In negotiating between these two, I have learned that I can’t be the perfect counselor, with the exact solution to every problem, for every person, all the time.  No counselor, regardless of experience can make all his or her students’ problems disappear, nor should he or she expect to be able to.  I’ve also learned to approach my weaknesses by focusing on my strengths.  I am not the type of person who thrives by diving in head first, but I can immerse myself successfully if I start out step by step.  Some people take action quickly, while I prefer to stop and think before deciding what to do. 
 
We all have our styles, and it’s alright to be accepting of mine.  I’ve learned to never give myself advice I wouldn’t give to a student.  I would never tell an introverted child they weren’t good enough or needed to be more like “everyone else.”  But I would encourage that child to take small steps as they build comfort and competence in new skills.
 
Today, one week after WSCA’s Heat it Up, with the thermometer at a balmy 37 degrees and the sun high overhead, I laced up my ice skates and stumbled onto the rink.  The ice was bumpy and cracking, and so weak in spots that I kept breaking through, falling and staggering, wishing for more solid footing.  I even completely biffed it once or twice.  But I didn’t take off my skates and call it a day just then, with a stinging elbow and sore back and feet, even though I wanted to.  I got up and kept at it, in a style that I knew would work for me.  I went slowly, step by step, until I found a little stability, concentrating on the challenge at hand.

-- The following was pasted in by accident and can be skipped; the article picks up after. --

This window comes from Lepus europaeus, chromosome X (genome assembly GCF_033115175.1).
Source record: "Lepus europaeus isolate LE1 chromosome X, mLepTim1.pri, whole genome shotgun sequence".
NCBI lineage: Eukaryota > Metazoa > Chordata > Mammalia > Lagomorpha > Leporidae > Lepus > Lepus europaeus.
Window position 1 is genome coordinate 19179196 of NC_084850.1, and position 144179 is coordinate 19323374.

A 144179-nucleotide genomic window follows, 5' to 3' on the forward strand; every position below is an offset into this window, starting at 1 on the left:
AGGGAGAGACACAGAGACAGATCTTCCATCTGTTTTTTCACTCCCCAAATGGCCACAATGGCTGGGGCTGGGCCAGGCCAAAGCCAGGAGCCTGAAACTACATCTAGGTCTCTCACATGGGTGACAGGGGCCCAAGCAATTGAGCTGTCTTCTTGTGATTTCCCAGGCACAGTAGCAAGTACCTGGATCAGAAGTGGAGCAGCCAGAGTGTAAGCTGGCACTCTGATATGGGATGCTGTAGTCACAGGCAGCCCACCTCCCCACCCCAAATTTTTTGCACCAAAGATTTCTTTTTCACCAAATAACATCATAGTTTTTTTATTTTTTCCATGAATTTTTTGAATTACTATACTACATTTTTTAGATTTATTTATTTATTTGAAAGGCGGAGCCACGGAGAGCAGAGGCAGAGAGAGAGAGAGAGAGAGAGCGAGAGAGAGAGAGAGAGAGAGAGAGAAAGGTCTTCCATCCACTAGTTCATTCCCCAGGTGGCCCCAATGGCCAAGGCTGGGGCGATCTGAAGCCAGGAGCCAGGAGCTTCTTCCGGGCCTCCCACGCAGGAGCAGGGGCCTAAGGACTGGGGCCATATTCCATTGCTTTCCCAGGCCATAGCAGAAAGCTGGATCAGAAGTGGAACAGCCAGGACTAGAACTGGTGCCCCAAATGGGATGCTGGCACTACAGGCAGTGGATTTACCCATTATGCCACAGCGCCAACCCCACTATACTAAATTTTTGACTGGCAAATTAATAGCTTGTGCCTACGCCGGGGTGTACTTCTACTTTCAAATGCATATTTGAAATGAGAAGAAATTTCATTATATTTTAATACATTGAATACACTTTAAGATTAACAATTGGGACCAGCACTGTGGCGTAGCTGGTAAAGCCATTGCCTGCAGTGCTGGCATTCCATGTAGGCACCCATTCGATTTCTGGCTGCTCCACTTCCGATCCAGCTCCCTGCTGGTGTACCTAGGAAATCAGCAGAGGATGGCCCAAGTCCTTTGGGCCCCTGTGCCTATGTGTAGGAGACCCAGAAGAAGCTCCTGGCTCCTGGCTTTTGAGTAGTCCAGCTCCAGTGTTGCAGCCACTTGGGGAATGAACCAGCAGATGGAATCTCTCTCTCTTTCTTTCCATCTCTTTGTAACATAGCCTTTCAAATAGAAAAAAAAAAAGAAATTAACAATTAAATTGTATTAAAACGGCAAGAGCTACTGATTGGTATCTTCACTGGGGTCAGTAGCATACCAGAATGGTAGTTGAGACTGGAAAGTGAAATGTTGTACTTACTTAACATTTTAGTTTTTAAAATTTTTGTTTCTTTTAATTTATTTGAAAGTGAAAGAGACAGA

While I don’t think I’ve ever completely “biffed it” as a counselor-in-training, it hasn’t been easy.  What can be easy, and comfortable, at this time of the school year or this far into an internship, is to settle for smooth ice. Maybe there is some resistance in you that could use a gentle thaw.  If so, I encourage you to play to your strengths.  Listen to your instincts and make the right choice for you as you choose to let a new challenge begin.

Recap: Day on the Hill 2016, Advocacy Subcommittee and ESSA
By Nate Rice, Government Relations Co-Coordinator
 
On the afternoon of Tuesday, February 18, following a lively, informative hour-long prep session at Monona Terrace, Wisconsin school counselors walked en masse to the Wisconsin Capitol to meet with legislators in an effort to promote our profession as part of WSCA’s annual Day on the Hill. School counselors spoke to their respective members of the Wisconsin Senate and Assembly and key staffers on a broad range of issues, including how comprehensive school counseling supports school safety, student achievement, career development through ACP, and personal/social success and how increased education funding supports school counselors, how standardized test administration negatively impacts counselor-student contact time, and how individual planning conferences promote relationships, relevance, and rigor.
 
Some additional highlights included an invitation to serve on a legislative mental health task force and opportunities to watch the Senate in action while it considered a bill to fund heroin treatment programs for students and families and debated whether local governments can issue photo identification cards to citizens who need them to access public services.